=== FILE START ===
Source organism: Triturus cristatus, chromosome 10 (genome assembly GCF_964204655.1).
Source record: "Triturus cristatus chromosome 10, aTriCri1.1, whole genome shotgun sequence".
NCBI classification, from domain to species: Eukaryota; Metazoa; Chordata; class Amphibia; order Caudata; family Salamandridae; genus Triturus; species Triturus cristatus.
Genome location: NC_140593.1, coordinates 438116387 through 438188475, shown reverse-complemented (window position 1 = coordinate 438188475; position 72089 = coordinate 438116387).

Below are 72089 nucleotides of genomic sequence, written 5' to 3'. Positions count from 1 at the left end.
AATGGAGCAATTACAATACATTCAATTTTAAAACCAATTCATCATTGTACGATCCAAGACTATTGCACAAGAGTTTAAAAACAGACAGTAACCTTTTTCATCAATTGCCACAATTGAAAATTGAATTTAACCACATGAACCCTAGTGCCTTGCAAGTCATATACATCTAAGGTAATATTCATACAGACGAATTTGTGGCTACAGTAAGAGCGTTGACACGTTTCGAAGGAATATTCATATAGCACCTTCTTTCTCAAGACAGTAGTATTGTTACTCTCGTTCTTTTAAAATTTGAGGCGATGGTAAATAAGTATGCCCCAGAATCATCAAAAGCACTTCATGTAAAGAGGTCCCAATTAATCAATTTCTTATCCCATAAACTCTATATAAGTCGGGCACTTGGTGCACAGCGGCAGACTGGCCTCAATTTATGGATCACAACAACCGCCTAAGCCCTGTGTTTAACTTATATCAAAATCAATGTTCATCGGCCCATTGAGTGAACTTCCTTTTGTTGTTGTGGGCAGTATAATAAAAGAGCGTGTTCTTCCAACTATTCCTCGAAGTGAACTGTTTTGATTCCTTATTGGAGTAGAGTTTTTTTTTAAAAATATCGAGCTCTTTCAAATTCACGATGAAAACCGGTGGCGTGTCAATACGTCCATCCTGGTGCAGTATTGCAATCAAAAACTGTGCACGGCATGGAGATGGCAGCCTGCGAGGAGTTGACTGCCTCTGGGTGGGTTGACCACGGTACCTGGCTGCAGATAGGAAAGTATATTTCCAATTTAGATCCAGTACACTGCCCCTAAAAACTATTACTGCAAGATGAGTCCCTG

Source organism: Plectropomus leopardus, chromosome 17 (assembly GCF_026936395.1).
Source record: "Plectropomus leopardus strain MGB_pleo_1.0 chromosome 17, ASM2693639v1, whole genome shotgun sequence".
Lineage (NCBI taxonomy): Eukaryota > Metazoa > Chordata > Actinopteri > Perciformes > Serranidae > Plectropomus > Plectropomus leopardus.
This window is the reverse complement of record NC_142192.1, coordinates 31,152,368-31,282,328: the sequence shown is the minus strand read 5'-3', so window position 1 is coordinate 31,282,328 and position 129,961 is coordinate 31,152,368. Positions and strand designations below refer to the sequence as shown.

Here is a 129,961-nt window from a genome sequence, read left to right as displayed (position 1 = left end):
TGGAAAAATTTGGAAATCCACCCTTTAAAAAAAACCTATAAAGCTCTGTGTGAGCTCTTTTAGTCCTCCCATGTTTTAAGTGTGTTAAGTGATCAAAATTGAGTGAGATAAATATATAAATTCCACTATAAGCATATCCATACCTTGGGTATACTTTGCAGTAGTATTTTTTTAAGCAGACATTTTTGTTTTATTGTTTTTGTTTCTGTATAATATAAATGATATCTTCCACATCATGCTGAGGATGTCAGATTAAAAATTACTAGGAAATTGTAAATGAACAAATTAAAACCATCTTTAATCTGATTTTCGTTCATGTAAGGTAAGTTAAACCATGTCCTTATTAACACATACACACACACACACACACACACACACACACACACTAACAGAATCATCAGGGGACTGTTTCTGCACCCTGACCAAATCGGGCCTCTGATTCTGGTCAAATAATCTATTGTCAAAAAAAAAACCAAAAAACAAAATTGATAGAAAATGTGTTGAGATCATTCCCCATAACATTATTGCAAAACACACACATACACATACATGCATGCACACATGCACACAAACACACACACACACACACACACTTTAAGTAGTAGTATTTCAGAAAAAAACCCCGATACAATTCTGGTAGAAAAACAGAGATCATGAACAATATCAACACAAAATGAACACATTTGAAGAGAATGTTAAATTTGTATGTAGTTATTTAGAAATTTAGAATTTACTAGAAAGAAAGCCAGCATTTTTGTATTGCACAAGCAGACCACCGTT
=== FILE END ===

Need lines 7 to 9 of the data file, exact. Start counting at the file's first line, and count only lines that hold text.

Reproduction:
Source organism: Plectropomus leopardus, chromosome 17 (assembly GCF_026936395.1).
Source record: "Plectropomus leopardus strain MGB_pleo_1.0 chromosome 17, ASM2693639v1, whole genome shotgun sequence".
Lineage (NCBI taxonomy): Eukaryota > Metazoa > Chordata > Actinopteri > Perciformes > Serranidae > Plectropomus > Plectropomus leopardus.